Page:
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Another ugly chapter in the struggle for human rights

What could have been an interesting moniker to commemorate an epoch-making ruling, 11-12-13, will instead go down in history as a black day that marks the commencement of another ugly chapter in the struggle for human rights in the self-styled ‘largest democracy in the world’.


Members of the LGBT community protesting against the judgment at Humsafar Trust in Mumbai yesterday. Pic/Pradeep Dhivar

At Mumbai’s Azad Maidan on Wednesday morning, a trickle of early visitors had trudged in with rainbow flags, balloons, banners and loads of joie de vivre to celebrate what they had imagined would be a favourable verdict in the Section 377 case that was being tried for more than four years in India’s Supreme Court, even if the sporadic hearings wouldn’t have accounted for more than a month of deliberations in all that time.

Within minutes, as the news of the order filtered in, the picnic outing was transformed into a site of outrage, protest and overriding disbelief. The balloons reading ‘Sec377’, instead of being gracefully let into the sky, were burst in front of media cameras eager to capture (however ephemerally) the symbolic puncturing of the hopes and aspirations of the estimated hundred million people who represent the queer population of this country.

Trust betrayed
The turn of events is the handiwork of a two-judge bench, including the outgoing Justice Singhvi, who in his final day in office has in one fell swoop undone the good work of more than ten years of litigation. Very quickly, queer activists have anointed him a hate figure who has betrayed the trust of multitudes of Indians. There is some legal recourse, as a review petition against the order can still be filed, but nine times out of ten, that results in an upholding of the verdict already delivered.

More gallingly, the order appears to pass the buck to the Indian parliament to officiate on the matter, abdicating all social responsibility, flying in the face of the recent examples of judicial zeal that has seen the apex court take aggressive stands in several other matters of national importance — a strange dichotomy that points to a deep-seated conservatism.

Hearteningly, the response on social media channels has been tremendous, with the hashtag #Sec377 placing high on Twitter trends, alongside #LGBT and predictably, Karan Johar, who seems to have taken the comic flak in a sea of otherwise supportive messages. While the usual homophobia has been muted, several talking heads have crawled out of the woodwork to opine against gay people in television debates proving that bigotry is still alive and well in the country.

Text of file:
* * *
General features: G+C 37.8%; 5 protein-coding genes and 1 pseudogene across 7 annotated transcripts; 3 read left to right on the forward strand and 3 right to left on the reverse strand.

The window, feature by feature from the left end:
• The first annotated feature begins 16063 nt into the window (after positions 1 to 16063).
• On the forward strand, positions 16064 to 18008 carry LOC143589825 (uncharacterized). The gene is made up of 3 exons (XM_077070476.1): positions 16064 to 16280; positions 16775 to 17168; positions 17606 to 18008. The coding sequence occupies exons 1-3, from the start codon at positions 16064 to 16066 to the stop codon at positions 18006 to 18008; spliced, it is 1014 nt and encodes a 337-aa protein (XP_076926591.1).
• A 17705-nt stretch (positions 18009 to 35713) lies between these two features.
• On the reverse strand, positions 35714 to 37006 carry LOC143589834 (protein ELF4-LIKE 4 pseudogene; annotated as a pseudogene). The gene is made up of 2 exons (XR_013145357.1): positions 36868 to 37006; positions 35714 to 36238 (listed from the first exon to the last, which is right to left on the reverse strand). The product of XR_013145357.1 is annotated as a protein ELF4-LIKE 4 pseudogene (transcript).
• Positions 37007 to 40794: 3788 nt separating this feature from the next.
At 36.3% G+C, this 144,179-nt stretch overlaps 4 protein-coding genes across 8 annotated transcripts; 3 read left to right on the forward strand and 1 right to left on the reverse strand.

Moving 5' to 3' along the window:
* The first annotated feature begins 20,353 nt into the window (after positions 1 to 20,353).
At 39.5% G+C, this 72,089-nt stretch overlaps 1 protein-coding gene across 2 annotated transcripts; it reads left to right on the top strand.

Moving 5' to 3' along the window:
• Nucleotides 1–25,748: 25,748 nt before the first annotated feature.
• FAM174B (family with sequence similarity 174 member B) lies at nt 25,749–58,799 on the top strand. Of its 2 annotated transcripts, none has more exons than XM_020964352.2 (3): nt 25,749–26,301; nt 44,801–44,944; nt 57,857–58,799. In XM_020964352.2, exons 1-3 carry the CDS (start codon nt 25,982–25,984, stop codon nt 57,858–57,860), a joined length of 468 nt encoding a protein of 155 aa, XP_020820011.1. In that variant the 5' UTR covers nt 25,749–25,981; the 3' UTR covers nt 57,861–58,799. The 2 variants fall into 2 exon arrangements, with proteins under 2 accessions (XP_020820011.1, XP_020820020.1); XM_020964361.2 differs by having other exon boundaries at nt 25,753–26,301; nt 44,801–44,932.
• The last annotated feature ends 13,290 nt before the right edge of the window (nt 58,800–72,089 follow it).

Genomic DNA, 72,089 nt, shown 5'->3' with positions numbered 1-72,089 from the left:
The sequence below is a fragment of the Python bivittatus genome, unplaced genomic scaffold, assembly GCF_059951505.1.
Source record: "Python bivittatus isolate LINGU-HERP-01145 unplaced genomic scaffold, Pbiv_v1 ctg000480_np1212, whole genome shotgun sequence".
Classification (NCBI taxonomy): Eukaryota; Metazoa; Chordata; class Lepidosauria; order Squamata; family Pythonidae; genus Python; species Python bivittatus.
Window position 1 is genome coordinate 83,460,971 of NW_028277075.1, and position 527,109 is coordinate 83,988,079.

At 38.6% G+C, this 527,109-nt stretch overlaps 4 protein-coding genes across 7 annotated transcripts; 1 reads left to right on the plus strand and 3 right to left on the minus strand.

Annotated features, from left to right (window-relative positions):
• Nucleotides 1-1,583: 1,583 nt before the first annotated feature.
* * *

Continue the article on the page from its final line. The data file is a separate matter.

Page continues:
Casting a pall
While it is impossible to police the bedroom, law or no law, the ruling casts AIDS prevention activities under an immediate pall as it pushes high-risk groups further into a deeply patriarchal closet, in which the casualties have traditionally been women.

Everyone’s favourite whipping boys have been reinstated. Even heterosexual consenting adults engaging in ‘non-procreative’ sex (in which category the length and breadth of several sex manuals can be fitted) can now be booked an indication of how ridiculously archaic the Victorian-era Section 377 has always been. To a country, now given to demand social change more vociferously than ever, here is another opportunity to rally around a cause. This is what we must hope for as our hallowed institutions fail us yet again.

The writer is a playwright who runs the theatre appreciation website, Stage Impressions (www.stageimpressions.com).

Disappointed voices
Wendell Rodricks, Fashion Designer: This is a regressive verdict that sends the future of Indian youth back to 1860. In the interim period till Parliament takes a decision, I hope the Indian public takes umbrage at this outrage and till then the Delhi High Court verdict of 2009 should stay. Laws are meant to create a better society.

Not a society that pushes gay men into marriage, ruins an innocent girl.... All for social hypocrisy. A shame India’s image as a progressive nation is restricted just to a booming economy but a regressive mindset. And why is the law of the land handing over to Parliament a decision that lawmakers and upholders should decide?

Onir, Filmmaker: I am extremely disappointed with this ruling. The Supreme Court has a tradition of upholding human rights issues and it usually does not overturn decisions taken by a high court on such issues. So, I am filled with anger and disappointment with this verdict. We all think that we have become progressive but with such a decision, we are going back to the regressive colonial times. I think it is time that people, irrespective of their sexuality, fight for this and raise a voice against this injustice.

James Ferreira, Fashion Designer: It is sad to see our country degress. This situation is sad and worrying.

- With inputs from Ruchika Kher 

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